4-H 93310    Revised February 2017

The Junior age division of food preservation is for members ages 9 to 11 (as of September 1 of the 4-H year, which begins October 1). This division focuses on beginning food preservation skills. As a junior 4-H member, you learn basic procedures and try different methods.

Here are some of the things you can learn about in the 4-H Food Preservation project as a junior 4-H member:

  • Boiling water (water bath) canning, including:
    • canned fruits or berries
    • canned pie filling
    • fruit sauces or salsas
    • cooked jams and jellies using commercial pectin
    • canned tomatoes and tomato products such as tomato sauce, juice, ketchup, or salsa
    • quick pickles and relishes from cucumbers and other vegetables or fruits
  • Freezing fruits and vegetables
  • Drying fruits, fruit leather, vegetables, and herbs
  • Using preserved foods in recipes
  • Selecting and using food preservation equipment
  • Labeling preserved food correctly
  • Keeping food safe to eat

You will learn how to do some of these things at your project meetings and some things you will learn about and practice at home. Choose from the following activities to do at home or develop your own activities. Your leader, parents, or another adult can help you with these activities. Choose at least two new activities each year.

Examples of activities might include:

  • Can a variety of fruits, tomatoes, or pickles using a boiling water canner. Try different kinds of berries and fruits as well as a variety of techniques, such as fruit sauces; tomato sauce, juice, or ketchup; fruit or tomato salsa; and quick pickles and relishes from cucumbers, other vegetables, and fruits.
  • Freeze containers of fruit. Try different berries and fruit.
  • Prepare jam with added pectin, uncooked, cooked, or both ways.
  • Make fruit leather. Try different kinds of fruit or combinations.
  • Dry a variety of fruits or vegetables.
  • Prepare a dish from a recipe using preserved tomatoes or canned fruit.

You’ll also have a chance to share what you’ve learned with others. This might be at your club meetings or in some other way. Some ways to share include:

  • Preparing meals or snacks for your family and friends using foods you have preserved
  • Showing other people how to do something you have learned in the project
  • Making a gift package for someone using foods you have preserved
  • Participating in the fair by giving a presentation, entering a food preparation contest, or entering an exhibit. If you want to exhibit at the fair, check the requirements with your 4-H leader or in the current 4-H State Fair Premium Book on the 4-H website (http://oregon.4h.oregonstate.edu/special-events/state-fair).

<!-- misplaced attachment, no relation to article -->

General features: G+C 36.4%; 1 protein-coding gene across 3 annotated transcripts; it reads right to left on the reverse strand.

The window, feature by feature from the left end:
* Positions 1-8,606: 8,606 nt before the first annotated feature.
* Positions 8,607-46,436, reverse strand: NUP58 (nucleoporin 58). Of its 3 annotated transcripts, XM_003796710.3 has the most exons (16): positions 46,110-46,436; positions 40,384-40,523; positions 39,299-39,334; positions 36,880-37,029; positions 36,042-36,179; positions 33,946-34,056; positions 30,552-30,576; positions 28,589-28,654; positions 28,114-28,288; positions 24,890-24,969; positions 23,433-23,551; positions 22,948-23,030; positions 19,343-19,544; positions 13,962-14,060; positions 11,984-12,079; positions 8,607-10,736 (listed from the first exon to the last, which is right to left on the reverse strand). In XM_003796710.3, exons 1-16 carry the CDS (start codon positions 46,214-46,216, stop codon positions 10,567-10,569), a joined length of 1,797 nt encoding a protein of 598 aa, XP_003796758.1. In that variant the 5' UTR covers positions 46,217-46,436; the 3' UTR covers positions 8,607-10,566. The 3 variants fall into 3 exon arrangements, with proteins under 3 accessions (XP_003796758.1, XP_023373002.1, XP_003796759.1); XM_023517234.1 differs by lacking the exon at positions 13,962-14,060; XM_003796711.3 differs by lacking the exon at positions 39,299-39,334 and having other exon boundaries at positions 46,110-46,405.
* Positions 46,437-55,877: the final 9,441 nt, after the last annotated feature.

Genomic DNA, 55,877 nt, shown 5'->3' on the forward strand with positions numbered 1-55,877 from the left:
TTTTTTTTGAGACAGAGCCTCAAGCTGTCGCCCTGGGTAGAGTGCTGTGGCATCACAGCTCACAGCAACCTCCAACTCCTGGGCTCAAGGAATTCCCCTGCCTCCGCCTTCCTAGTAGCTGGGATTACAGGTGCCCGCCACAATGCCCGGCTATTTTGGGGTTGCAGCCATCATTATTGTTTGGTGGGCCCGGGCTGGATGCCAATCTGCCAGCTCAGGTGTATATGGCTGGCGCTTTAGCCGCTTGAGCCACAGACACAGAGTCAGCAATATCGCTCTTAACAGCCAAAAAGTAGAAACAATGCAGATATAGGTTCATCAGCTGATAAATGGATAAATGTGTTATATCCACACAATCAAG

Your leader will have other ideas about how your club might share with others and be active in the county and state 4-H program. Plan to attend all your club meetings and participate fully.

At some of your club meetings, your leader will give you handouts (like this one) or bulletins for you to take home. These will tell you about some of the things you’ll need to know as you learn how to can, freeze, and dry foods.

Plan to keep them together in a notebook so you can find them when you need them. Exhibits for county and state fair are required to be made from recipes and instructions from approved sources located at http://extension.oregonstate.edu/fch/food-preservation.

A Note for Parents

The 4-H food preservation project is designed so that members will have opportunities for a variety of experiences. 4-H members enrolled in the 4-H food preservation project will:

  • Learn principles of safe food preservation
  • Practice food preservation techniques in canning, freezing, and drying
  • Use preserved foods creatively in meals and snacks
  • Share what they have learned in meaningful ways

Some of the specific skills to be learned are listed in the note to members. Your child will need special help from you or another family member or friend to learn some of these skills; safety will be an important consideration as members work with heavy jars, hot liquids, and a variety of equipment. For food safety, it is also important that members use the most current processing temperatures and times as recommended by Oregon State University or the United States Department of Agriculture. Leaders have information for locating the most current recommendations. Current recommendations can also be found at the National Center for Food Preservation at http://nchfp.uga.edu/ or the OSU Extension Service, food preservation web page http://extension.oregonstate.edu/fch/food-preservation.

Here are some other ways you can help:

  • Show interest and enthusiasm in your child’s work
  • Encourage your child when he or she succeeds and even more when things are not going well
  • Provide transportation to local meetings and county activities in which your child and other club members are interested
  • Support your local 4-H leaders—offer your services to assist and let them know you appreciate their efforts

The 4-H Food Preservation project offers your child a variety of experiences—we hope he or she finds the project interesting and fun.